UNIQUE MINISTRY Arnel Recio (pictured bottom left), a parishioner and former youth minister of St. Mary, Fontana, started “This Connected Podcast” in 2019 as a way for people of different faiths, colors and ages to “break bread” over the mic and share their stories. In the larger photo is Recio (right) and Tony Pimentel (left), a once frequent guest of the podcast who is now its producer and cohost.
By Ryan Coleman
When did Arnel Recio, the creator and host of “This Connected Podcast,” realize that his casual social experiment had turned into something serious? “I have to be honest with you,” Recio said in a tone that would be instantly familiar to listeners of the podcast—both playful and sincere, direct yet open to meandering tangents and trail-offs.
“I’ve never taken the podcast really seriously. But as long as the Holy Spirit continues to call us to do it, we will continue to do it.”
Anyone who knows or has even briefly come into contact with Arnel Recio can tell you that this can’t be entirely true. The 54-year-old father of two is a deeply thoughtful and intentional man, no matter how jocular and easygoing he may come across. It is actually the simultaneous approachability of his nature and the rigor with which he conducts uncomfortable conversations and explores hot-button issues which has made “This Connected Podcast” so popular, not just with members of the Diocese of San Bernardino, but with Catholics across the country and around the world.
“As a wife, as a mother, a daughter, a woman, a Hispanic, there’s always something I can relate to in each episode,” said Elena Salgado, a longtime listener of the podcast and a parishioner of St. Oscar Romero, Eastvale. Salgado says that she listens to a whole host of other Catholic podcasts, including “Restore the Glory,” “Abiding Together,” and “Being Human,” but something sets Recio’s show apart from the pack.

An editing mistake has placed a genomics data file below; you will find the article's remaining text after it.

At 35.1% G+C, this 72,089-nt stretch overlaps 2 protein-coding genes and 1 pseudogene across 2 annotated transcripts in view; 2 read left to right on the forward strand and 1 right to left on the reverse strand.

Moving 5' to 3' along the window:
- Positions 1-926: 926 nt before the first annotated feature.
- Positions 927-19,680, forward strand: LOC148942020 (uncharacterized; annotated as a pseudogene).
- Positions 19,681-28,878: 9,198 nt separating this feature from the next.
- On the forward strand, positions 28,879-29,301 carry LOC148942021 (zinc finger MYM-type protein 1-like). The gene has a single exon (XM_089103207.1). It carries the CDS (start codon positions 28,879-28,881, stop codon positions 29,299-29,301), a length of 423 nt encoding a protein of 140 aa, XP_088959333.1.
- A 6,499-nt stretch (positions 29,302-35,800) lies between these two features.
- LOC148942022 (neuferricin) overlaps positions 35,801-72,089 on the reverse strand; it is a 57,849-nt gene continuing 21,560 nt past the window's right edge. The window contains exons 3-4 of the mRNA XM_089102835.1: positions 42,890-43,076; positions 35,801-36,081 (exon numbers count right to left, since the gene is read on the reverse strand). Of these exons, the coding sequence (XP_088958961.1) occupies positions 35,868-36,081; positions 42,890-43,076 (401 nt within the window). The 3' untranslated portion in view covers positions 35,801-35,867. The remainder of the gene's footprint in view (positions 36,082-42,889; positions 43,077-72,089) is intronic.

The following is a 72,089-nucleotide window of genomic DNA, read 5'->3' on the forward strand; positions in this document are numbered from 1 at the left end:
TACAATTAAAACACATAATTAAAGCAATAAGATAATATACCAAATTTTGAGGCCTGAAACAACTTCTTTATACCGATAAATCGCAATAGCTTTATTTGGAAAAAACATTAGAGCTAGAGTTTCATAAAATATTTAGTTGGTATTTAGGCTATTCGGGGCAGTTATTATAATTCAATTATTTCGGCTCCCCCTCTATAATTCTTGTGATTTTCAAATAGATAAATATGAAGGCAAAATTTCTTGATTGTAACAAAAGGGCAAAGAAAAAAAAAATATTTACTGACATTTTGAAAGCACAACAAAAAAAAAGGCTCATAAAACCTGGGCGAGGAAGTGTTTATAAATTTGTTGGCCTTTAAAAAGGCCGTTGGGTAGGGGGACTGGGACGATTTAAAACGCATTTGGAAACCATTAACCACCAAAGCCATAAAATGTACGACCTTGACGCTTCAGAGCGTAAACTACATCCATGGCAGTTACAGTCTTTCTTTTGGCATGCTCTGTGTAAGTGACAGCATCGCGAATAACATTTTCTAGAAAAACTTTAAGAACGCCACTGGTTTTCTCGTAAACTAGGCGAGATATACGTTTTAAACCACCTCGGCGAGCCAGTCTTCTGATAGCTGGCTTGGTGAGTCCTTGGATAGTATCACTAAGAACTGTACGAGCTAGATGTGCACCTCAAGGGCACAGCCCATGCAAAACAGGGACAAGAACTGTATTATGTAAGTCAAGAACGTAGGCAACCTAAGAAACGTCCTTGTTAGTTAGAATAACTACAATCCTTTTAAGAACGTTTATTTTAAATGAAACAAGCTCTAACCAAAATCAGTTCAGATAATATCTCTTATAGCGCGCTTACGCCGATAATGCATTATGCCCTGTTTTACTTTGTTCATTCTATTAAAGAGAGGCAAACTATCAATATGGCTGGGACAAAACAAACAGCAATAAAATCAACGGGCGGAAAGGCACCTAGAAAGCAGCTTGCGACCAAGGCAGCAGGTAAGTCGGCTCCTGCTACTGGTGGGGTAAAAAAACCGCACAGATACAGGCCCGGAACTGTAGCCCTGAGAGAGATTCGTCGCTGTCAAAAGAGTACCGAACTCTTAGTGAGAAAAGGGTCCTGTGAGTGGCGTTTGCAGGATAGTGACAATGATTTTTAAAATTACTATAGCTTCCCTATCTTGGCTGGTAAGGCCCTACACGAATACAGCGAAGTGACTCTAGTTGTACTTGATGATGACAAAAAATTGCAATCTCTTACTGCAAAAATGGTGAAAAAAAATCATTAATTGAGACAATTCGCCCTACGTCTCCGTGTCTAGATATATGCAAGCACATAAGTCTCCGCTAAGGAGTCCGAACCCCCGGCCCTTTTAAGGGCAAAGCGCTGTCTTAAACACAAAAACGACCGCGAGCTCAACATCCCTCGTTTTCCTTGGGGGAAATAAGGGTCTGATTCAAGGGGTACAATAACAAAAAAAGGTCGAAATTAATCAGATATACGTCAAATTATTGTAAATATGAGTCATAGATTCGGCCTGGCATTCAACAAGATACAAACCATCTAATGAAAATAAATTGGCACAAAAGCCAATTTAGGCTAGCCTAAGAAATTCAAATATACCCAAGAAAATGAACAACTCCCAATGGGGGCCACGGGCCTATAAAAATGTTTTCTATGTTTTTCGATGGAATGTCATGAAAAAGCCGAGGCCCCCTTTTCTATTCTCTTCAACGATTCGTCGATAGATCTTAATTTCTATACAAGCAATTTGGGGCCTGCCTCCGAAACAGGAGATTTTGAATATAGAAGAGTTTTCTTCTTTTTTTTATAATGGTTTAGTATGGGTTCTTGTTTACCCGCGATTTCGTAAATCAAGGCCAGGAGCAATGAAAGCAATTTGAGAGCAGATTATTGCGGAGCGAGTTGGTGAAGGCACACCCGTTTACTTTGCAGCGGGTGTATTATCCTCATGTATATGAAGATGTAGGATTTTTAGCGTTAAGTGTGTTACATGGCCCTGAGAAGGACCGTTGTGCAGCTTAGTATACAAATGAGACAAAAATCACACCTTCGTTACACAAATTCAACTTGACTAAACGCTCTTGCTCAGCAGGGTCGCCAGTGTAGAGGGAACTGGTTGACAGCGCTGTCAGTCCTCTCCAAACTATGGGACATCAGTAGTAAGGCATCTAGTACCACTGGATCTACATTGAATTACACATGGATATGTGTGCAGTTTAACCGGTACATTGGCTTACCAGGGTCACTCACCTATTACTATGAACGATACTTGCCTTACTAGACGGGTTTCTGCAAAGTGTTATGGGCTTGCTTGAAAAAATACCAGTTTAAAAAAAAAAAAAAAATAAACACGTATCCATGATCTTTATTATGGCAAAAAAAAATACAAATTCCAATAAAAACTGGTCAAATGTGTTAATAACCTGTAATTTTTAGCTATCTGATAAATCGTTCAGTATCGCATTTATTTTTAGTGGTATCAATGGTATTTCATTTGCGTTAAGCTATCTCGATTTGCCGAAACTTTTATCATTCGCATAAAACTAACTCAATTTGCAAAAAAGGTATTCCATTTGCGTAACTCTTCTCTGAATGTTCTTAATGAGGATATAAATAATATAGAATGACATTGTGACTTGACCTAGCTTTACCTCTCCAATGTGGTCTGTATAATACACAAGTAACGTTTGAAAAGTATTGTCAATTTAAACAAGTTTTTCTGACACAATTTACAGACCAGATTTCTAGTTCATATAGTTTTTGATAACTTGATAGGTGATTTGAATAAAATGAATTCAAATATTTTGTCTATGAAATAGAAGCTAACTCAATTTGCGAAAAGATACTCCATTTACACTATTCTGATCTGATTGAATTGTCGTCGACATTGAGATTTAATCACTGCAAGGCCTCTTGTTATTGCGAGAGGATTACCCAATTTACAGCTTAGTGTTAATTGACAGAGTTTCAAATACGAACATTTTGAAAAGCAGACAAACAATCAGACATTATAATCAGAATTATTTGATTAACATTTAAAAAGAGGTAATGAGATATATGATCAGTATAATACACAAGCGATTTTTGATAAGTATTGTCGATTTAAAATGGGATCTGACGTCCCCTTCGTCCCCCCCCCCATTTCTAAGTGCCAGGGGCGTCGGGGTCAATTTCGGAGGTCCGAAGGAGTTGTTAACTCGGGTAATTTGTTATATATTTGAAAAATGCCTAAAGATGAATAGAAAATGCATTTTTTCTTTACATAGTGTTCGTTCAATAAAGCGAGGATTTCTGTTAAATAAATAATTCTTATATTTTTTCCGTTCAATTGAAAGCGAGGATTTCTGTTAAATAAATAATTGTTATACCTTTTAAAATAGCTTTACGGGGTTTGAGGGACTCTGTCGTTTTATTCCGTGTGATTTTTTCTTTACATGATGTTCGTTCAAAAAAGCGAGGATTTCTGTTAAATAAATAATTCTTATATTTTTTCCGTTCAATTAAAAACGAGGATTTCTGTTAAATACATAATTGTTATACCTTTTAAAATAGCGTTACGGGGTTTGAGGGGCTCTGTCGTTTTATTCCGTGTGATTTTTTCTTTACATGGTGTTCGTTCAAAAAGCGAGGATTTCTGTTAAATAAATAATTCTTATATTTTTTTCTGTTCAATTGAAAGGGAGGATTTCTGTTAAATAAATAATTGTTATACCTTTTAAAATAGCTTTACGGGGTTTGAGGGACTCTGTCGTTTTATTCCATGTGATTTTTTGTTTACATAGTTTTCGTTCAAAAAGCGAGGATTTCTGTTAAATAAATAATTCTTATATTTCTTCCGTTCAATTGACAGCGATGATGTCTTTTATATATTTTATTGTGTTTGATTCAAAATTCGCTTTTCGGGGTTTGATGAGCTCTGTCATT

“This is a different type of podcast,” Salgado said, “because it’s all about the people. It’s relatable. These normal everyday people sharing their life stories. Some things are hard, and I will think, ‘Wow, that person really suffered,’ but I can relate to it.”
Recio has been recording and releasing episodes of the podcast roughly every week for the last four years. In each episode, he sits down with a different person, usually Catholic, usually a parishioner of a church in the Diocese, and almost always a regular, working person, for an expansive conversation about life, faith, love and loss.
“We’ve tried inviting big name people on the podcast, but when we do, nobody really listens to it,” Recio said, noting the dominant strategy of other faith-based podcasts to try to book as many household names as possible. “But people don’t want to hear that. We live in the Inland Empire, our listeners live in the Inland Empire. We’re desert people, and we want to hear the stories of people like us, living our lives out here,” he said.